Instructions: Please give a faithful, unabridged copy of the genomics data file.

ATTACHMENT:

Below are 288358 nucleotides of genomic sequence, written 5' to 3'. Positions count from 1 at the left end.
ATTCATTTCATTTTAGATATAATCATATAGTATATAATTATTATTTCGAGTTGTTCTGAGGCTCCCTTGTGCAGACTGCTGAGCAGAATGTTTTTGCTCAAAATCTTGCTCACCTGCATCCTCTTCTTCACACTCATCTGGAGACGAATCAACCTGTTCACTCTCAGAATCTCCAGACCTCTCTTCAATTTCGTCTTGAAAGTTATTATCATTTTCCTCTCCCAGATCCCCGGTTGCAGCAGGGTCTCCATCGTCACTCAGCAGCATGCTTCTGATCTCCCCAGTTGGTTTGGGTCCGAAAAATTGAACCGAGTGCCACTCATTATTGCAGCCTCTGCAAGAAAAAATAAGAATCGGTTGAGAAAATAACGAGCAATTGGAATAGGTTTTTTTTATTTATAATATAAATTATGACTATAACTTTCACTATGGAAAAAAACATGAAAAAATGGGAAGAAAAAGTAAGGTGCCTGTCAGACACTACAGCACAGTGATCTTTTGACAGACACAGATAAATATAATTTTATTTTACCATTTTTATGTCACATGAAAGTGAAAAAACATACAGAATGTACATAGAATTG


Below are 288358 nucleotides of genomic sequence, written 5' to 3'. Positions count from 1 at the left end.
ATTCATTTCATTTTAGATATAATCATATAGTATATAATTATTATTTCGAGTTGTTCTGAGGCTCCCTTGTGCAGACTGCTGAGCAGAATGTTTTTGCTCAAAATCTTGCTCACCTGCATCCTCTTCTTCACACTCATCTGGAGACGAATCAACCTGTTCACTCTCAGAATCTCCAGACCTCTCTTCAATTTCGTCTTGAAAGTTATTATCATTTTCCTCTCCCAGATCCCCGGTTGCAGCAGGGTCTCCATCGTCACTCAGCAGCATGCTTCTGATCTCCCCAGTTGGTTTGGGTCCGAAAAATTGAACCGAGTGCCACTCATTATTGCAGCCTCTGCAAGAAAAAATAAGAATCGGTTGAGAAAATAACGAGCAATTGGAATAGGTTTTTTTTATTTATAATATAAATTATGACTATAACTTTCACTATGGAAAAAAACATGAAAAAATGGGAAGAAAAAGTAAGGTGCCTGTCAGACACTACAGCACAGTGATCTTTTGACAGACACAGATAAATATAATTTTATTTTACCATTTTTATGTCACATGAAAGTGAAAAAACATACAGAATGTACATAGAATTG